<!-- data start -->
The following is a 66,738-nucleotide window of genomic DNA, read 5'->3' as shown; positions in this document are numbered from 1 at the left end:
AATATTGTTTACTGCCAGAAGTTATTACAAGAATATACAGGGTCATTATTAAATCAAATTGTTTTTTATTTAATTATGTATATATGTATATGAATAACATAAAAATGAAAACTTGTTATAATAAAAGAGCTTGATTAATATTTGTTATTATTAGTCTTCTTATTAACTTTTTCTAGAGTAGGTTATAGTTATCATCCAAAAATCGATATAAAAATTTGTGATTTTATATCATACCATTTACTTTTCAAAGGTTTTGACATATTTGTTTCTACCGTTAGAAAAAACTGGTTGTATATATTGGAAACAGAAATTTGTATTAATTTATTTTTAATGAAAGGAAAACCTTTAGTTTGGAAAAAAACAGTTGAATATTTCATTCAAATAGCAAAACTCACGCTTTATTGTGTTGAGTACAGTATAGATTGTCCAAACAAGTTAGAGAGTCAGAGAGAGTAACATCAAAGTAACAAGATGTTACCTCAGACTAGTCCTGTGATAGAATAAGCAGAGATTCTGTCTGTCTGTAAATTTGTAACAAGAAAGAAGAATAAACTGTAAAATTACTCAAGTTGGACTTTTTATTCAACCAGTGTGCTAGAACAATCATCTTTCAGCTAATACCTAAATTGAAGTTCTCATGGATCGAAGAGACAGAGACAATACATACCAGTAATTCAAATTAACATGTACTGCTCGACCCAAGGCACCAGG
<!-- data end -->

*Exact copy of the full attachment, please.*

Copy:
The following is a 66,738-nucleotide window of genomic DNA, read 5'->3' as shown; positions in this document are numbered from 1 at the left end:
AATATTGTTTACTGCCAGAAGTTATTACAAGAATATACAGGGTCATTATTAAATCAAATTGTTTTTTATTTAATTATGTATATATGTATATGAATAACATAAAAATGAAAACTTGTTATAATAAAAGAGCTTGATTAATATTTGTTATTATTAGTCTTCTTATTAACTTTTTCTAGAGTAGGTTATAGTTATCATCCAAAAATCGATATAAAAATTTGTGATTTTATATCATACCATTTACTTTTCAAAGGTTTTGACATATTTGTTTCTACCGTTAGAAAAAACTGGTTGTATATATTGGAAACAGAAATTTGTATTAATTTATTTTTAATGAAAGGAAAACCTTTAGTTTGGAAAAAAACAGTTGAATATTTCATTCAAATAGCAAAACTCACGCTTTATTGTGTTGAGTACAGTATAGATTGTCCAAACAAGTTAGAGAGTCAGAGAGAGTAACATCAAAGTAACAAGATGTTACCTCAGACTAGTCCTGTGATAGAATAAGCAGAGATTCTGTCTGTCTGTAAATTTGTAACAAGAAAGAAGAATAAACTGTAAAATTACTCAAGTTGGACTTTTTATTCAACCAGTGTGCTAGAACAATCATCTTTCAGCTAATACCTAAATTGAAGTTCTCATGGATCGAAGAGACAGAGACAATACATACCAGTAATTCAAATTAACATGTACTGCTCGACCCAAGGCACCAGG